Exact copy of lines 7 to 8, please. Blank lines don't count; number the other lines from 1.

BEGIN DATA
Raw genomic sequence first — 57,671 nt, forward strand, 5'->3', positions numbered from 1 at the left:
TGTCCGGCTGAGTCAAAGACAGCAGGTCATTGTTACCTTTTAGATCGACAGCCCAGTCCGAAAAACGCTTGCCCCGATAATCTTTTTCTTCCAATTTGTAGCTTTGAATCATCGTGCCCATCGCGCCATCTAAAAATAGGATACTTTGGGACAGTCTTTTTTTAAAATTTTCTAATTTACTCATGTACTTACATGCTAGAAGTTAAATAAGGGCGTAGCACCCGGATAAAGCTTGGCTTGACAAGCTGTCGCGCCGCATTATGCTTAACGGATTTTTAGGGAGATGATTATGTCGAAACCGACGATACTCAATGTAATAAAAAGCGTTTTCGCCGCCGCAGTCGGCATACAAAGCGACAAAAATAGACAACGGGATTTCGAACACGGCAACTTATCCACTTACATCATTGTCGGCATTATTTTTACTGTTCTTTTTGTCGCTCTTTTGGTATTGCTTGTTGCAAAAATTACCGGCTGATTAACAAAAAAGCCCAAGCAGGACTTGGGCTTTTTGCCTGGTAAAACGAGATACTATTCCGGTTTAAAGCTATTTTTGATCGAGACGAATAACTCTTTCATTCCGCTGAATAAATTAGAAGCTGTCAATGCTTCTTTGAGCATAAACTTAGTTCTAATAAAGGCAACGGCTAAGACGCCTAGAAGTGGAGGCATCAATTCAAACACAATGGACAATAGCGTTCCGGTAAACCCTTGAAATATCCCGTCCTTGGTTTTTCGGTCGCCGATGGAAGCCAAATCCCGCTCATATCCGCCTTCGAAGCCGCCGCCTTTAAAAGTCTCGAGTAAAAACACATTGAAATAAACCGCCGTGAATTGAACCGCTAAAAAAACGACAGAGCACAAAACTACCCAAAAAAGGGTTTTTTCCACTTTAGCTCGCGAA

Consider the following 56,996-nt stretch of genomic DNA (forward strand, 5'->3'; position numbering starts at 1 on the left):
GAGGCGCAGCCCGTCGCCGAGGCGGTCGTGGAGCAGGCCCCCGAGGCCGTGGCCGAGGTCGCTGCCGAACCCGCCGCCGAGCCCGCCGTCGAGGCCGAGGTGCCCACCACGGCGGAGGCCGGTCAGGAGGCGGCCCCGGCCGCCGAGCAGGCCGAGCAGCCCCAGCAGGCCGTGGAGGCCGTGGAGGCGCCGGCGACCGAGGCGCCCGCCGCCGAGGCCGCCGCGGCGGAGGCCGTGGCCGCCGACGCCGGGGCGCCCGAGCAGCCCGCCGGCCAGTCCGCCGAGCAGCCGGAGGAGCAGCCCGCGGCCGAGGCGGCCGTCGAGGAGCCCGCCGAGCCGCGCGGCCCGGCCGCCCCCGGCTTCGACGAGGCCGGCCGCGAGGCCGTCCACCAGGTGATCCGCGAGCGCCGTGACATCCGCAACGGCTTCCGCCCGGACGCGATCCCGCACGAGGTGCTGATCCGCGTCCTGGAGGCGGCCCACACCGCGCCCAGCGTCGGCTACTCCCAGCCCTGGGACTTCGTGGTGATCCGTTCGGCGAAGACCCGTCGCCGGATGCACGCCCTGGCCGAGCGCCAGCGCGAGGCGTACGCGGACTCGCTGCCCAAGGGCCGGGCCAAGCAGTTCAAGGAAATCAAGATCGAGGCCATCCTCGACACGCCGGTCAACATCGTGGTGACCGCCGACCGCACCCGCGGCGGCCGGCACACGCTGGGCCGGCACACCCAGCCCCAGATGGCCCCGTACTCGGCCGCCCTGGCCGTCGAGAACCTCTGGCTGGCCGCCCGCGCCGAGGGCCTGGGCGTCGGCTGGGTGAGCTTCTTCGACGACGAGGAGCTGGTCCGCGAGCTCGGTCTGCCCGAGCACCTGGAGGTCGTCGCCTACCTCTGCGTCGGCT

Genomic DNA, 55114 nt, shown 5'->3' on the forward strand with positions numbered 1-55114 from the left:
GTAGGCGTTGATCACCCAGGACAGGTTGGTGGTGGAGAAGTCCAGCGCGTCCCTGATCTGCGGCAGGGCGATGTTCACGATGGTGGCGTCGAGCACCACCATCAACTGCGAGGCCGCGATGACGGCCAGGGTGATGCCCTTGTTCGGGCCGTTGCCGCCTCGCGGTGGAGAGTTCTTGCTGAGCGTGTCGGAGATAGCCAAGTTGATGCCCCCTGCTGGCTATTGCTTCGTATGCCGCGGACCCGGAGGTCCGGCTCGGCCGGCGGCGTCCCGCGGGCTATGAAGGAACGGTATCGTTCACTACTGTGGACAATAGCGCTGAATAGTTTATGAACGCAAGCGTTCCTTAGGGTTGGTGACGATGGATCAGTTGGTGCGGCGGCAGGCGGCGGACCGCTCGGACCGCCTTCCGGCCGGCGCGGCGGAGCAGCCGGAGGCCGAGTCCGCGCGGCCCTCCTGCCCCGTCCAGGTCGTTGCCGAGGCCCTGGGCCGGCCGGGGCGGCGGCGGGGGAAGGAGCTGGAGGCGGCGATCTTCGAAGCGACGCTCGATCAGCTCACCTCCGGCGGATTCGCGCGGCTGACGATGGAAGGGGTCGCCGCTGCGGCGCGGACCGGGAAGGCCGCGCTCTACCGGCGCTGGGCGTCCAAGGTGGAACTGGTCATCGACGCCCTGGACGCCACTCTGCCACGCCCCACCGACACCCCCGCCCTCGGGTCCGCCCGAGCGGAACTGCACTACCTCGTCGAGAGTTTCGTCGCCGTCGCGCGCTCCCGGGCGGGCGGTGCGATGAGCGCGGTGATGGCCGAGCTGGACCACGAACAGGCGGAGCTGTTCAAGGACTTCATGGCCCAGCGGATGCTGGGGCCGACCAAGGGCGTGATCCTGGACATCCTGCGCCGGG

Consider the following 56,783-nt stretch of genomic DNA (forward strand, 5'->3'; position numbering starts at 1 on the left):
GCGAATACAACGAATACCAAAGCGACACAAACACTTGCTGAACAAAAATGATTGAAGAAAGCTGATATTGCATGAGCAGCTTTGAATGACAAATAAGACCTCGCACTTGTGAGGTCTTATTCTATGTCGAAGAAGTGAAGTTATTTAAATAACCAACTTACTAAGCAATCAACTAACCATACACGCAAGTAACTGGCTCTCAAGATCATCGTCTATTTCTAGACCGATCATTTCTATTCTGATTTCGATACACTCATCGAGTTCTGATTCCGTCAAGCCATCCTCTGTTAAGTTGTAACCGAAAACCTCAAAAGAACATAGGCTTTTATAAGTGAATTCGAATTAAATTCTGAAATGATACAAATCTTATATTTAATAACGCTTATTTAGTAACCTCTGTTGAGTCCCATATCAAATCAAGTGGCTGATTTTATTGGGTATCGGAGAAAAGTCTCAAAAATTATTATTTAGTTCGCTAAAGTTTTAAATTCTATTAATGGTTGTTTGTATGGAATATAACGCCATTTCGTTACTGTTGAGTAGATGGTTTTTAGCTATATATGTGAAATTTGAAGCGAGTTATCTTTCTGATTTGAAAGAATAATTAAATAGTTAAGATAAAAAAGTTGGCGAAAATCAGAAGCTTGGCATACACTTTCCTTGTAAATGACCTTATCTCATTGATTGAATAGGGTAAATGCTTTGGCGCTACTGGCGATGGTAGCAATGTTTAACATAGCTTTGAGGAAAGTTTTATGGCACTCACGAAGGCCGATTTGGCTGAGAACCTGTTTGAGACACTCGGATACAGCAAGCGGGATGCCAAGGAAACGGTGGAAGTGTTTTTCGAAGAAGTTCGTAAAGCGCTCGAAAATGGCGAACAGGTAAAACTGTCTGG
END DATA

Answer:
Consider the following 56,783-nt stretch of genomic DNA (forward strand, 5'->3'; position numbering starts at 1 on the left):
GCGAATACAACGAATACCAAAGCGACACAAACACTTGCTGAACAAAAATGATTGAAGAAAGCTGATATTGCATGAGCAGCTTTGAATGACAAATAAGACCTCGCACTTGTGAGGTCTTATTCTATGTCGAAGAAGTGAAGTTATTTAAATAACCAACTTACTAAGCAATCAACTAACCATACACGCAAGTAACTGGCTCTCAAGATCATCGTCTATTTCTAGACCGATCATTTCTATTCTGATTTCGATACACTCATCGAGTTCTGATTCCGTCAAGCCATCCTCTGTTAAGTTGTAACCGAAAACCTCAAAAGAACATAGGCTTTTATAAGTGAATTCGAATTAAATTCTGAAATGATACAAATCTTATATTTAATAACGCTTATTTAGTAACCTCTGTTGAGTCCCATATCAAATCAAGTGGCTGATTTTATTGGGTATCGGAGAAAAGTCTCAAAAATTATTATTTAGTTCGCTAAAGTTTTAAATTCTATTAATGGTTGTTTGTATGGAATATAACGCCATTTCGTTACTGTTGAGTAGATGGTTTTTAGCTATATATGTGAAATTTGAAGCGAGTTATCTTTCTGATTTGAAAGAATAATTAAATAGTTAAGATAAAAAAGTTGGCGAAAATCAGAAGCTTGGCATACACTTTCCTTGTAAATGACCTTATCTCATTGATTGAATAGGGTAAATGCTTTGGCGCTACTGGCGATGGTAGCAATGTTTAACATAGCTTTGAGGAAAGTTTTATGGCACTCACGAAGGCCGATTTGGCTGAGAACCTGTTTGAGACACTCGGATACAGCAAGCGGGATGCCAAGGAAACGGTGGAAGTGTTTTTCGAAGAAGTTCGTAAAGCGCTCGAAAATGGCGAACAGGTAAAACTGTCTGG